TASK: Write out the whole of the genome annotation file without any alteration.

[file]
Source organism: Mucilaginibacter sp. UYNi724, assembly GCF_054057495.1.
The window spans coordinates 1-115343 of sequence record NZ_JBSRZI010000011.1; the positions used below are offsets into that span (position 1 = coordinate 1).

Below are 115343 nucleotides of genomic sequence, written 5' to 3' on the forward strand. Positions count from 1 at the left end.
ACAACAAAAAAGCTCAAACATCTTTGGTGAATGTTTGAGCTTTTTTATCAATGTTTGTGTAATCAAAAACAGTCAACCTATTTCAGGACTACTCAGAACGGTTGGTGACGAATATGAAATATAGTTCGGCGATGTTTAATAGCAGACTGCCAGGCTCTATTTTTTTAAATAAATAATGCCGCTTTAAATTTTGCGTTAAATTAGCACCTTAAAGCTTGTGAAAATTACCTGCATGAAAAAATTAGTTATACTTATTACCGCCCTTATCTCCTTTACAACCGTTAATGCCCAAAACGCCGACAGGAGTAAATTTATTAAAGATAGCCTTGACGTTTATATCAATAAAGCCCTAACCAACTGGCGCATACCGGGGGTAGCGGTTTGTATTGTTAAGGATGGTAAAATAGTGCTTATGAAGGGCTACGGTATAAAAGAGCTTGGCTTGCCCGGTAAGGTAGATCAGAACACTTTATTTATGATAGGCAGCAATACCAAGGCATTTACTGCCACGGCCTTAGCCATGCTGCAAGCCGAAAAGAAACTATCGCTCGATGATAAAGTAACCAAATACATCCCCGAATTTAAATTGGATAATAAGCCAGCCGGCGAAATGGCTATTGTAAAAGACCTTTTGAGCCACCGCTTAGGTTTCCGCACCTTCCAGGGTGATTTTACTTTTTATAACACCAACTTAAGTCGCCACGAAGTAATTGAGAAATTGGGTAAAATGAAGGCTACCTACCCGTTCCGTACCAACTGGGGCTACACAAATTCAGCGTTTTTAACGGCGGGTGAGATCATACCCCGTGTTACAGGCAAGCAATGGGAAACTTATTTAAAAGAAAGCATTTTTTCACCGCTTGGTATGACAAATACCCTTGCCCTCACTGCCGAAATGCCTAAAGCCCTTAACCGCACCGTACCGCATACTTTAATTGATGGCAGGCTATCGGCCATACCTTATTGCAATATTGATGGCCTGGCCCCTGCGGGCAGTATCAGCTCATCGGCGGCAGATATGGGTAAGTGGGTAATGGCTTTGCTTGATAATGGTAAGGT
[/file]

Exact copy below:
Source organism: Mucilaginibacter sp. UYNi724, assembly GCF_054057495.1.
The window spans coordinates 1-115343 of sequence record NZ_JBSRZI010000011.1; the positions used below are offsets into that span (position 1 = coordinate 1).

Below are 115343 nucleotides of genomic sequence, written 5' to 3' on the forward strand. Positions count from 1 at the left end.
ACAACAAAAAAGCTCAAACATCTTTGGTGAATGTTTGAGCTTTTTTATCAATGTTTGTGTAATCAAAAACAGTCAACCTATTTCAGGACTACTCAGAACGGTTGGTGACGAATATGAAATATAGTTCGGCGATGTTTAATAGCAGACTGCCAGGCTCTATTTTTTTAAATAAATAATGCCGCTTTAAATTTTGCGTTAAATTAGCACCTTAAAGCTTGTGAAAATTACCTGCATGAAAAAATTAGTTATACTTATTACCGCCCTTATCTCCTTTACAACCGTTAATGCCCAAAACGCCGACAGGAGTAAATTTATTAAAGATAGCCTTGACGTTTATATCAATAAAGCCCTAACCAACTGGCGCATACCGGGGGTAGCGGTTTGTATTGTTAAGGATGGTAAAATAGTGCTTATGAAGGGCTACGGTATAAAAGAGCTTGGCTTGCCCGGTAAGGTAGATCAGAACACTTTATTTATGATAGGCAGCAATACCAAGGCATTTACTGCCACGGCCTTAGCCATGCTGCAAGCCGAAAAGAAACTATCGCTCGATGATAAAGTAACCAAATACATCCCCGAATTTAAATTGGATAATAAGCCAGCCGGCGAAATGGCTATTGTAAAAGACCTTTTGAGCCACCGCTTAGGTTTCCGCACCTTCCAGGGTGATTTTACTTTTTATAACACCAACTTAAGTCGCCACGAAGTAATTGAGAAATTGGGTAAAATGAAGGCTACCTACCCGTTCCGTACCAACTGGGGCTACACAAATTCAGCGTTTTTAACGGCGGGTGAGATCATACCCCGTGTTACAGGCAAGCAATGGGAAACTTATTTAAAAGAAAGCATTTTTTCACCGCTTGGTATGACAAATACCCTTGCCCTCACTGCCGAAATGCCTAAAGCCCTTAACCGCACCGTACCGCATACTTTAATTGATGGCAGGCTATCGGCCATACCTTATTGCAATATTGATGGCCTGGCCCCTGCGGGCAGTATCAGCTCATCGGCGGCAGATATGGGTAAGTGGGTAATGGCTTTGCTTGATAATGGTAAGGT